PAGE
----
Feds want to throw a couple of books at Dianne Wilkerson
The disgraced former senator is such a serial law breaker she deserves to get a longer sentence than normally called for on her current corruption charges, the US Attorney's office in Boston argued today.
Wilkerson pleaded guilty in June in US District Court in Boston to a variety of charges related to her bribe-fueled, bra-stuffing effort to get more liquor licenses for Boston and permits for a proposed development in Roxbury.
In a sentencing memorandum today, the US Attorney's office said her plea is simply the latest chapter of a politician who had been breaking laws "from the outset of her political career" and urged that she be sent away for four years - two months longer than would normally be called for for the charges against her.
The memorandum chronicles her campaign-finance violations in the early 1990s and between 2000 and 2007, her tax-evasion conviction in 1997, her violations of probation for that conviction and her collecting $100,000 from "wealthy individuals and members of her community" to pay her tax bill, her using powerful backers to get her a no-show job at a local college, specifically Columbus Center developer Arthur Winn (whom the feds identify only as "A.W.").
As late as 2008, the memorandum says, Wilkerson solicited $30,000 from two local businessmen - and an undercover FBI agent - to run her sticker campaign against Sonia Chang-Diaz.
In sum, prosecutors say:
Wilkerson engaged in an extraordinary range of official acts in an abuse of her public office – she introduced legislation, delayed the passage of legislation, placed holds on unrelated legislation to advance her interests, lobbied the Senate President and Senate colleagues, lobbied members of the House, pressured local officials including the City Council President, the Mayor, the Chairman of the BLB, and called in a personal favor from a wealthy private businessman who had business before the state. Her corruption was both systematic and pervasive.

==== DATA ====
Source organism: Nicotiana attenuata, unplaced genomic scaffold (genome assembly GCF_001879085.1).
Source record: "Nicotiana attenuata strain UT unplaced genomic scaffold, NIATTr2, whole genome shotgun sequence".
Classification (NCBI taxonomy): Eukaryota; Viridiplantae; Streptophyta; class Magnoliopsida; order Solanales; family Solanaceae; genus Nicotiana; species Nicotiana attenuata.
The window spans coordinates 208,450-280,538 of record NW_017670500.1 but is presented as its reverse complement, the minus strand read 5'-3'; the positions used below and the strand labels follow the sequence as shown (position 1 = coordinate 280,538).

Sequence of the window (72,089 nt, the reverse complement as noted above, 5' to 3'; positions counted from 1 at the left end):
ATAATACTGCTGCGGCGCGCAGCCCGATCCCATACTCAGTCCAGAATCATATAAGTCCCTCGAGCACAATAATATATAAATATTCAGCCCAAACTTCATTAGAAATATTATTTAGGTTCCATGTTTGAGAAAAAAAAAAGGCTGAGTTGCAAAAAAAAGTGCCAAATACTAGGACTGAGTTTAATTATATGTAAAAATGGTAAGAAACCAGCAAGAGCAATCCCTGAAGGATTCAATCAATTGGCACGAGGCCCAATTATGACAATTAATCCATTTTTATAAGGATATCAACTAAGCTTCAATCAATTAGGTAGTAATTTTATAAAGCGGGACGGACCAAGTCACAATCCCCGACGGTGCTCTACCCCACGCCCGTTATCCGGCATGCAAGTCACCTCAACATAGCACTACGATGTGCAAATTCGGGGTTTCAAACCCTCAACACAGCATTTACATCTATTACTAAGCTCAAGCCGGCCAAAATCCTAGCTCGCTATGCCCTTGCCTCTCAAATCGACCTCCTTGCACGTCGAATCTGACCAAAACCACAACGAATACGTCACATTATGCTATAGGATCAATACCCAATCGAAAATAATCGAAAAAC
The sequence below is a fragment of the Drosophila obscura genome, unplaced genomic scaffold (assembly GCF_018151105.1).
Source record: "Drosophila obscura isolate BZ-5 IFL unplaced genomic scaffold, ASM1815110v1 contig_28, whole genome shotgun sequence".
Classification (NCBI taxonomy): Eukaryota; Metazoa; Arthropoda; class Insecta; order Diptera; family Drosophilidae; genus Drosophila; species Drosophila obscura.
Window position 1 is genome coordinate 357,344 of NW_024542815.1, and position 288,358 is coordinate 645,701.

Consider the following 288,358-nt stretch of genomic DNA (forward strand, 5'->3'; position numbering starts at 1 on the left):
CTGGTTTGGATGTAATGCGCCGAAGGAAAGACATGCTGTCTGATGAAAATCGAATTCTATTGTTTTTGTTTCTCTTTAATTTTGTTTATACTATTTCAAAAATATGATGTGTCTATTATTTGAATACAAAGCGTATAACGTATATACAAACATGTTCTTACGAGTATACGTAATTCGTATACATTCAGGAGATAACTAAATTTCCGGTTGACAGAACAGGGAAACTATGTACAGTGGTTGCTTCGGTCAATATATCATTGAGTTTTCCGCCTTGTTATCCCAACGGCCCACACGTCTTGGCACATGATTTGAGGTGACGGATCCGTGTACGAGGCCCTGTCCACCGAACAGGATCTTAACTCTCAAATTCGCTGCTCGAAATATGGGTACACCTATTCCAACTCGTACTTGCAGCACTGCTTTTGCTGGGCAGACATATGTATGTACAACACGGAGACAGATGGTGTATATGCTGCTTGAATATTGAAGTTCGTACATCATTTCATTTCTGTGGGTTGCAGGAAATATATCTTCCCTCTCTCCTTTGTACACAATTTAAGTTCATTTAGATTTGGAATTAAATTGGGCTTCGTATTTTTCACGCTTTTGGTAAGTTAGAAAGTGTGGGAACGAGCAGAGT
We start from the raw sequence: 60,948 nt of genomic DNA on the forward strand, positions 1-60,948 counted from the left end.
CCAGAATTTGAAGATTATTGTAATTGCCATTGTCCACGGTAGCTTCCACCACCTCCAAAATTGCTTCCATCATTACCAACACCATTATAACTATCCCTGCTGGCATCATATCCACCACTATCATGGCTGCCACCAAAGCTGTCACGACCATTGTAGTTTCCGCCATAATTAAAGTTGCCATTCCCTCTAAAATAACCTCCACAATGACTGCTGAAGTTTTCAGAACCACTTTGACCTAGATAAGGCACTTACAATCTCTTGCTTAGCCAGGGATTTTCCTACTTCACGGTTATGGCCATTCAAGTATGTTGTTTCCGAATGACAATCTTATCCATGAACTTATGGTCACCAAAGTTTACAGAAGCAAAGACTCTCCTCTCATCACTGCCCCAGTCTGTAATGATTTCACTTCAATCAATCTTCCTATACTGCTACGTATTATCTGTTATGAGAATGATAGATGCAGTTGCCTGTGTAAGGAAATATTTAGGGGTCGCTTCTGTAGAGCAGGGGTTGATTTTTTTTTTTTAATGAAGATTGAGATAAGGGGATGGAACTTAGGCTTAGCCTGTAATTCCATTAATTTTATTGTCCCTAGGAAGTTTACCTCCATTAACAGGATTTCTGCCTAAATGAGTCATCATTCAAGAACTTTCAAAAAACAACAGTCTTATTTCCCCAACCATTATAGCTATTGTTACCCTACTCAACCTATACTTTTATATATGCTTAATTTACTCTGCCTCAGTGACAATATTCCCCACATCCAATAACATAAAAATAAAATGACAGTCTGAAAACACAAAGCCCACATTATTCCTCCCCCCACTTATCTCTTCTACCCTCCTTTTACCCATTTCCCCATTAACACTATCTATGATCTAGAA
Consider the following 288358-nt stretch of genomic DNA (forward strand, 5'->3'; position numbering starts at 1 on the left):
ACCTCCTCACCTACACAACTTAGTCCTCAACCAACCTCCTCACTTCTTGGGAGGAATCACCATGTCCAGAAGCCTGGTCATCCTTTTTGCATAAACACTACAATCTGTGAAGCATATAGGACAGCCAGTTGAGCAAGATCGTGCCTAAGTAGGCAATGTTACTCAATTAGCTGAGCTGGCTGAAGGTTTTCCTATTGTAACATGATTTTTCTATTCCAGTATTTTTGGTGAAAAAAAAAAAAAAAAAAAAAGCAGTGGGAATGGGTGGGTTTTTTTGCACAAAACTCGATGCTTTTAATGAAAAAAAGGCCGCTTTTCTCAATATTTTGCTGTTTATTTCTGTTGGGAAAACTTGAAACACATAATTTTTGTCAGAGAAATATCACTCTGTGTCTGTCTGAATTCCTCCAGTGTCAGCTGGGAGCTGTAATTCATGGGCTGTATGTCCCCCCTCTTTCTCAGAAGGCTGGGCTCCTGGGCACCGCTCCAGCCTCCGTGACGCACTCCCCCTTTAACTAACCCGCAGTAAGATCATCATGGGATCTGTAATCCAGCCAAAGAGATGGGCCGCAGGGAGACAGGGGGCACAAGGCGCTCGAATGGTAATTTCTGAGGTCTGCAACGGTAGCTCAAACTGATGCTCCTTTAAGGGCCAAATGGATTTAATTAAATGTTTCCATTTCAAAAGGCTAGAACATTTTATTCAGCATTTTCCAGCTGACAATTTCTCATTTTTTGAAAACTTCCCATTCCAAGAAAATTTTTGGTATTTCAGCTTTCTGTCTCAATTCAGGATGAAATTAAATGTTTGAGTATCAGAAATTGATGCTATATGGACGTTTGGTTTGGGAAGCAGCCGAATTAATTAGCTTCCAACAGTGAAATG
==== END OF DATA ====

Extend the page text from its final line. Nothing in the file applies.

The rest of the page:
Moreover, Wilkerson has an extraordinary history of defeating the very laws passed to ensure transparency and fairness in the election of public officials. Her persistence in violating those laws led the Attorney General to conclude that it was "impossible" to determine where Wilkerson was obtaining campaign funds and how she was spending them. From her very first campaign for Senate in 1992 she began violating these laws, and despite multiple warnings from state officials and civil enforcement actions, Wilkerson continued this illegal conduct until the day of her arrest in 2008. The length and breadth of her unlawful campaign activities – which ultimately led her to secretly request $10,000 payments from the undercovers and from A.M. to run her sticker campaign in the fall of 2008 – reflected the type of systematic and pervasive corruption of her public office which justifies an upward departure. Not only
did Wilkerson believe that she was above the law, she also believed that the Senate office she held was hers to buy back after losing the primary.
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Four years is too easy
Buddy Cianci in Providence got five years for much less blatant conduct, a conviction on one conspiracy count only.